Broadly speaking, the government of President Pedro Pablo Kuczynski has been working on two broad categories of capital market reform. The first is a series of changes introduced during the 90-day period running up to January 2017, when the president had special fast-track authority to approve decree laws. Among the 112 measures announced in that period were several designed to help capital markets indirectly, for example, by simplifying taxes and reducing red tape. The second is a broader reform of the market, with a focus on increasing its size and bringing regulations more in line with those of the three other Pacific Alliance members.
Three of the 112 measures were directly related to capital markets. One established that shares and other securities should have equal treatment and be exempt from capital gains tax under certain conditions. The second introduced factoring, which is a financial market for buying and selling company invoices and can give small and medium-sized enterprises an opportunity to improve their cash flow. As with other papers, these securities pay a single 5% capital gains tax. The third measure authorised trading in fideicomisos de inversión y bienes raíces (FIBRAS), a type of security similar to US real estate investment trusts. The new FIBRAS are also subject to a 5% capital gains tax, but as with other securities, the more liquid versions of these instruments are exempt. Liquidity for this purpose is defined as having traded on the Lima Stock Exchange (Bolsa de Valores de Lima, BVL) for a minimum of 27 days out of the previous 180. (eurohoops.net) The tax exemption is also conditional on transactions not exceeding 10% of the total market for the security in question, a measure designed to make Peruvian capital markets more liquid.
The government also announced its intention to introduce an exchange reform bill in 2017. Speaking in November 2016, Alfredo Thorne, minister of economy and finance, said this wider reform would be “institutional”, and designed to increase competition and the attractiveness of market players such as brokers, investment funds and investment banks. “Part of the problem is that our capital markets have been designed as an extension of banking, and have not developed their own dynamic,” he said.
One of the aims is to strengthen brokerage houses, known locally as sociedades agentes de bolsa, and make them more accessible to smaller investors who might simply be putting their money into savings at present, earning a 7% rate of return in local currency terms. Thorne wants to encourage smaller savers to consider investing in the stock exchange, which might be achieved if brokers were to offer packages with higher-yield/lower-risk products aimed at that market segment. Thorne also stated his interest in the possibility of public sector enterprises issuing shares on the BVL.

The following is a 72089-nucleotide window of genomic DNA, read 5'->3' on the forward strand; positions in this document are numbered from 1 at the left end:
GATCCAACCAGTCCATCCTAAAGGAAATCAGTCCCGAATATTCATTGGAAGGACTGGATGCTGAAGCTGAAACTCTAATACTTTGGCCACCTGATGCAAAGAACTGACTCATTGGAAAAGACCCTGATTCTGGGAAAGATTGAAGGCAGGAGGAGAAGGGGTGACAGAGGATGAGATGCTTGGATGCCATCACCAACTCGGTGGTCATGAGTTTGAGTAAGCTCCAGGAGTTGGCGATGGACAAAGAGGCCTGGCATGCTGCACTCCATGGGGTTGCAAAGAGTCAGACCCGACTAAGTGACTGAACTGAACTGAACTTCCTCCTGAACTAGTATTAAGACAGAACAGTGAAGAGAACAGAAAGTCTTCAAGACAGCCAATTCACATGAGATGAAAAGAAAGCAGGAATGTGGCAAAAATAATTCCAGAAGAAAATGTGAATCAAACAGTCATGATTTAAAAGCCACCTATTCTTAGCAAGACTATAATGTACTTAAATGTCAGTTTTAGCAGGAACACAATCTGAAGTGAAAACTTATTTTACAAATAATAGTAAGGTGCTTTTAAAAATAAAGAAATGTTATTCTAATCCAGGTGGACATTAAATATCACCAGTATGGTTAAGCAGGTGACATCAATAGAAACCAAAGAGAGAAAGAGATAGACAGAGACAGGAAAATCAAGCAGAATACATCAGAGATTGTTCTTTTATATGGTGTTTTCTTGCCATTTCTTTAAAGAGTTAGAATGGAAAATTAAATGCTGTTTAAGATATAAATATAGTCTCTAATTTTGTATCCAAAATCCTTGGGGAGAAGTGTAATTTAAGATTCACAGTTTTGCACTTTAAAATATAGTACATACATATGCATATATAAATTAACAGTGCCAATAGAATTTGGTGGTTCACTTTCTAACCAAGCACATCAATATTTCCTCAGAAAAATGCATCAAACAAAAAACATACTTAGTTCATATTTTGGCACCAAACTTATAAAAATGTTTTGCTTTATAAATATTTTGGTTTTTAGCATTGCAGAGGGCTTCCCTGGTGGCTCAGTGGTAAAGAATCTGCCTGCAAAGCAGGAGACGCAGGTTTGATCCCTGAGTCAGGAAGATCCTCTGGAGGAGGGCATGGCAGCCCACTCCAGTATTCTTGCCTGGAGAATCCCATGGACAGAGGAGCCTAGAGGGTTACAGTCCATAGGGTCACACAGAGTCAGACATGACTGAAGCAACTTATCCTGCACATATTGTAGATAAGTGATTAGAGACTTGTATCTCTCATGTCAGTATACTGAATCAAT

Other officials have given further insights into the thinking behind wider stock market reform. In October 2016 at an economic policy forum organised by the Association of Capital Markets Business Promoters, Claudia Cooper, deputy minister of economy, said the overall aim was to increase the size of the stock market and bring the regulatory framework in line with the standards of the Pacific Alliance, whose four members are Chile, Colombia and Mexico, as well as Peru. One idea officials are working with is a system to “register, regulate and assess the performance” of financial advisors.
The government is also bringing Peru in line with the US Foreign Account Tax Compliance Act, which requires countries share financial information with the US Internal Revenue Service on accounts held in their jurisdictions by US citizens or companies.
Cooper added that regulations currently being enforced by the capital markets regulator were excessively complex. These would be reviewed, bearing in mind that existing regulations have tended to be more favourable to banking than to capital markets. Officials are also reportedly looking at ways of creating a more level playing field between banks and the stock market.